CRA Repair Techniques Explored – USA
Written by John Huetter
The Database Enhancement Gateway, which allows repairers and insurers to make inquiries and suggestions of the estimating providers at no cost, offers weekly tips for repairers on the Audatex, Mitchell and CCC programs online and through the Society of Collision Repair Specialists’ email list.
If you haven’t used the free service before to submit questions about estimating collision repair work or just browse responses to other carrier and shop questions, check it out. It’s a good way to find information provider best practices and help write the most accurate estimates or appraisals possible.
Here’s our latest monthly roundup of areas spotlighted as tip-worthy by the DEG. To receive the tips as soon as DEG releases them, like/follow the DEG’s Facebook and Twitter feeds. (It also posts videos to a YouTube channel once in a while.) Or just browse the nearly 16,000 inquiries and responses in the database and see what else you learn.
Audatex: Frame setup and measuring, pulling not included
Setting up a vehicle on a frame rack or dedicated bench for measuring or pulling is not included in Audatex, as the DEG pointed out in a Feb. 3 tweet.
Section 4-2 of Audatex’s Database Reference Manual lists operations not included in the IP’s labor times. According to Audatex, these include “Setup of a vehicle on a frame machine, dedicated bench, or other measuring / straightening devices. Pulling time is not included (Standard Manual Entry M31 is available).”
“Because of all the various types of equipment for repairing vehicle structures, Audatex does not provide a labor value for each equipment requirement for set up/ anchoring and measuring scenarios,” the DEG wrote. “This would be an on-the-spot evaluation depending on the type of equipment that is used.
“Final DEG Note: It is important to follow OEM procedures and ensuring proper tooling is being used to repair vehicles back to OEM Specifications.”
The DEG repeated this tip and similar instruction from CCC and Mitchell to a user’s Feb. 4 inquiry. The DEG user had asked if any time studies existed for setting up a 2020 Mercedes 350 GLE on a Celette bench. The user said the setup took “2 PEOPLE ABOUT 4 HOURS TO SET UP.”
In April 2016, Society of Collision Repair Specialists board member Kye Yeung (European Motor Car Works) demonstrated that the setup and measurement process might be more involved than repairers realized. An old adage held that 2-3 hours of setup time was needed, according to Yeung. “It’s not realistic,” he said then.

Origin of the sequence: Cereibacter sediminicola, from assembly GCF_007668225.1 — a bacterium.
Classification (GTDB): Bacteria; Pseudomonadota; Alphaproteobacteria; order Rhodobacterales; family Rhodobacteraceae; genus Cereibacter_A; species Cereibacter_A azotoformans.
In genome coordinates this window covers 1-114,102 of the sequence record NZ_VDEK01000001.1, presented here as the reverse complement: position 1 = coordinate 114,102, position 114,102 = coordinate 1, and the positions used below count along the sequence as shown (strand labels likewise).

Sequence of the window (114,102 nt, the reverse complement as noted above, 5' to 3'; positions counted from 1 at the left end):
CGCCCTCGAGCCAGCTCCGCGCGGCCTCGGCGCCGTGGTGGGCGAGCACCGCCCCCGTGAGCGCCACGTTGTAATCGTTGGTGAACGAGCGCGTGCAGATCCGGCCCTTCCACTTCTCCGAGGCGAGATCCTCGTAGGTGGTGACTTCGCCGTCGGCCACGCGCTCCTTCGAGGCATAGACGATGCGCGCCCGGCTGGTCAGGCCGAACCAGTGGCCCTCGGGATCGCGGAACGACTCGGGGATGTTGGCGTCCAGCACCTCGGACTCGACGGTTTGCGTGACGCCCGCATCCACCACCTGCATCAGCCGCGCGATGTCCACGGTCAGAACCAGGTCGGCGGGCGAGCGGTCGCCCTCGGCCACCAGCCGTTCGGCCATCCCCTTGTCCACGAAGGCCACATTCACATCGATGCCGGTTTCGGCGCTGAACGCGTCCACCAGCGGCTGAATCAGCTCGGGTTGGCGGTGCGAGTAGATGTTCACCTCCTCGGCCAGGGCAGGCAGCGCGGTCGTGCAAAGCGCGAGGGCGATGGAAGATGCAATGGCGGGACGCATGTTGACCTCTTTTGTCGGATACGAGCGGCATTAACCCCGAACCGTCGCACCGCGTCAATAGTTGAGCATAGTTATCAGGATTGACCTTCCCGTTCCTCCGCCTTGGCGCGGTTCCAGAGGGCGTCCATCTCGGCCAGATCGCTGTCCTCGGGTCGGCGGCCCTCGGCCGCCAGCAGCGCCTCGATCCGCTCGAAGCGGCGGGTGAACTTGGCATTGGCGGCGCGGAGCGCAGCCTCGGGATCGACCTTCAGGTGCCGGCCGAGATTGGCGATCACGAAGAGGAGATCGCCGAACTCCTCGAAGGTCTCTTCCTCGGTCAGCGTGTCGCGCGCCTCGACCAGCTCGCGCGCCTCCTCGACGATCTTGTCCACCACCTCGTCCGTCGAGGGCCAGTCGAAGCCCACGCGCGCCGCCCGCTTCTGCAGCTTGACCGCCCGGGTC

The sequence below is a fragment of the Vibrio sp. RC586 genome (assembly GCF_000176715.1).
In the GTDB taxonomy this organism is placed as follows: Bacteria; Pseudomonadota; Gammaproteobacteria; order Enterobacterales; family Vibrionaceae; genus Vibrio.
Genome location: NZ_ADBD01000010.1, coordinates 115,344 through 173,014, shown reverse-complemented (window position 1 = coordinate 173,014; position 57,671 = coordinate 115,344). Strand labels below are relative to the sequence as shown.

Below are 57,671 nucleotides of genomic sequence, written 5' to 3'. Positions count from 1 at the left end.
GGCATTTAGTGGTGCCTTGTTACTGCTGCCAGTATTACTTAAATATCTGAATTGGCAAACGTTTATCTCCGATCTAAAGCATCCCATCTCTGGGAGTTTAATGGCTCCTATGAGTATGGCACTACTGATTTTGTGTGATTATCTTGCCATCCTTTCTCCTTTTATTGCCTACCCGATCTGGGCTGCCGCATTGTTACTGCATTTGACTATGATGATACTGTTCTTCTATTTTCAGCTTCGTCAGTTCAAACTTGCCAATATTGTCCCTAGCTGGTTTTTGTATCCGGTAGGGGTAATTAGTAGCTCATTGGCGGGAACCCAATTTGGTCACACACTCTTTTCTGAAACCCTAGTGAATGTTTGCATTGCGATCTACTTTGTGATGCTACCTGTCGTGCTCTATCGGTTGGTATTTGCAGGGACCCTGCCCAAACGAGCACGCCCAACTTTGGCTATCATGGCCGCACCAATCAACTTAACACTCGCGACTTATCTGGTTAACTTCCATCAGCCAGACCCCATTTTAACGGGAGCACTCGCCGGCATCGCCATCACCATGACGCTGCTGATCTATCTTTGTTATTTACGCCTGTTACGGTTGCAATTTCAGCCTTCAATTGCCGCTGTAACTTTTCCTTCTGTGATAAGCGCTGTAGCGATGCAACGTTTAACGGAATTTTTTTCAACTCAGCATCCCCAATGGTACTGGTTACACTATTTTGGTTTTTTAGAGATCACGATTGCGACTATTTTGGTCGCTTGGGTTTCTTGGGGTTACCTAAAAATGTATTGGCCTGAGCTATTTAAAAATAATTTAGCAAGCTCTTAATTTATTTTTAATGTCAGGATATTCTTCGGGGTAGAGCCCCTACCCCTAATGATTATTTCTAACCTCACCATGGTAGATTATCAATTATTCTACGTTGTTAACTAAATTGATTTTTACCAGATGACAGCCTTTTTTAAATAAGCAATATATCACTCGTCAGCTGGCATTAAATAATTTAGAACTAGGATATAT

Later that year, SCRS Education Committee and CIC Technical Committee collaborator Toby Chess showed the November 2016 CIC a 30-step presentation demonstrating the effort needed to prepare a dedicated bench.
“This is not for everybody,” he said at the time. “We need to have the training.”
Besides the setup and measurement time, insurers and repairers should understand that a rented bench must be disassembled for return as well, according to Chess.
CCC: Emblem template not included
If a technician must take time to create a template for an emblem or nameplate, the estimator will have to manually add that fact to a CCC sheet.
CCC confirmed this in an inquiry response to a user trying to follow BMW’s instructions for a 2018 X5, according to a tip the DEG tweeted Feb. 10.
“When replacing a nameplate or emblem, BMW repair instructions call for making a masking tape template to transfer the original position of the emblem to the replacement panel,” the DEG user wrote Jan. 22. “Is the labor and material to do this included with the replacement of the emblem or nameplate? BMW does not sell templates like other manufacturers.”
“After review of the concern, creating templates is not included in estimated work times,” CCC replied, according to the DEG. The DEG also said that the material cost of the template wouldn’t be included either.